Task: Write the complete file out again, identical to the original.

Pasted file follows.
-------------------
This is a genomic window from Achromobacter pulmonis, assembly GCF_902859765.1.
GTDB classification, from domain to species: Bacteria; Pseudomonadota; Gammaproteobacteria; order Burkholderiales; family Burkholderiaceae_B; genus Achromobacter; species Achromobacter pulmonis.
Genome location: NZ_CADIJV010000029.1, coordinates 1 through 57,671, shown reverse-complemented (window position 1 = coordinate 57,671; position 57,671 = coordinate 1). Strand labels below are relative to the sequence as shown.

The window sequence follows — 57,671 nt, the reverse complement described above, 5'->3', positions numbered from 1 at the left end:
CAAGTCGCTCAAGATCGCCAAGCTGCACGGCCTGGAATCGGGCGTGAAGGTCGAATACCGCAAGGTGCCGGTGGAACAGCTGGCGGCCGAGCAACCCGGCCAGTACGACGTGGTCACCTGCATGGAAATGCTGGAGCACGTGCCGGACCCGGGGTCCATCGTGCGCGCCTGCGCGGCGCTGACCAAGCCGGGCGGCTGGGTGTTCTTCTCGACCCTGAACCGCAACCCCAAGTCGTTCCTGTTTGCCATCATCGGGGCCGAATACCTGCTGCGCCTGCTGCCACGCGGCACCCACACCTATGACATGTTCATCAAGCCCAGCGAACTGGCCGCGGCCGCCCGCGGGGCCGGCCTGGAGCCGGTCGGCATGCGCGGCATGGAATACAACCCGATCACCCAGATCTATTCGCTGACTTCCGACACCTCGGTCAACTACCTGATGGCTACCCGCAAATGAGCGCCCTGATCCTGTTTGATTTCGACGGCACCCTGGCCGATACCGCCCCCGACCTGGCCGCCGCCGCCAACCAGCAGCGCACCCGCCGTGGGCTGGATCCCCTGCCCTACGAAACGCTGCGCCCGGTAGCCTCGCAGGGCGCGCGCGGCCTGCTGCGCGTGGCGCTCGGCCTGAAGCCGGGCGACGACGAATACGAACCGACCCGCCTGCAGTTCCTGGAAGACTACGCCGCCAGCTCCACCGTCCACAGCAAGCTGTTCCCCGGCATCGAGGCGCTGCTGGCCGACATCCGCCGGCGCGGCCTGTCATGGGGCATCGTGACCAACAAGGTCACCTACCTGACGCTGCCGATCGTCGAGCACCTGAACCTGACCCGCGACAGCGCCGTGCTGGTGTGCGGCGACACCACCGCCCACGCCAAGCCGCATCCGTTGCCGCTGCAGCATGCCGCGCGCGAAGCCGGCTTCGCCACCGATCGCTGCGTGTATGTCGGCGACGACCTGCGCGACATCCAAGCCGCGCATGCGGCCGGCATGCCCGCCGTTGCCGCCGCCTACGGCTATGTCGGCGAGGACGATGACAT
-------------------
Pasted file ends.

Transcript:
This is a genomic window from Achromobacter pulmonis, assembly GCF_902859765.1.
GTDB classification, from domain to species: Bacteria; Pseudomonadota; Gammaproteobacteria; order Burkholderiales; family Burkholderiaceae_B; genus Achromobacter; species Achromobacter pulmonis.
Genome location: NZ_CADIJV010000029.1, coordinates 1 through 57,671, shown reverse-complemented (window position 1 = coordinate 57,671; position 57,671 = coordinate 1). Strand labels below are relative to the sequence as shown.

The window sequence follows — 57,671 nt, the reverse complement described above, 5'->3', positions numbered from 1 at the left end:
CAAGTCGCTCAAGATCGCCAAGCTGCACGGCCTGGAATCGGGCGTGAAGGTCGAATACCGCAAGGTGCCGGTGGAACAGCTGGCGGCCGAGCAACCCGGCCAGTACGACGTGGTCACCTGCATGGAAATGCTGGAGCACGTGCCGGACCCGGGGTCCATCGTGCGCGCCTGCGCGGCGCTGACCAAGCCGGGCGGCTGGGTGTTCTTCTCGACCCTGAACCGCAACCCCAAGTCGTTCCTGTTTGCCATCATCGGGGCCGAATACCTGCTGCGCCTGCTGCCACGCGGCACCCACACCTATGACATGTTCATCAAGCCCAGCGAACTGGCCGCGGCCGCCCGCGGGGCCGGCCTGGAGCCGGTCGGCATGCGCGGCATGGAATACAACCCGATCACCCAGATCTATTCGCTGACTTCCGACACCTCGGTCAACTACCTGATGGCTACCCGCAAATGAGCGCCCTGATCCTGTTTGATTTCGACGGCACCCTGGCCGATACCGCCCCCGACCTGGCCGCCGCCGCCAACCAGCAGCGCACCCGCCGTGGGCTGGATCCCCTGCCCTACGAAACGCTGCGCCCGGTAGCCTCGCAGGGCGCGCGCGGCCTGCTGCGCGTGGCGCTCGGCCTGAAGCCGGGCGACGACGAATACGAACCGACCCGCCTGCAGTTCCTGGAAGACTACGCCGCCAGCTCCACCGTCCACAGCAAGCTGTTCCCCGGCATCGAGGCGCTGCTGGCCGACATCCGCCGGCGCGGCCTGTCATGGGGCATCGTGACCAACAAGGTCACCTACCTGACGCTGCCGATCGTCGAGCACCTGAACCTGACCCGCGACAGCGCCGTGCTGGTGTGCGGCGACACCACCGCCCACGCCAAGCCGCATCCGTTGCCGCTGCAGCATGCCGCGCGCGAAGCCGGCTTCGCCACCGATCGCTGCGTGTATGTCGGCGACGACCTGCGCGACATCCAAGCCGCGCATGCGGCCGGCATGCCCGCCGTTGCCGCCGCCTACGGCTATGTCGGCGAGGACGATGACAT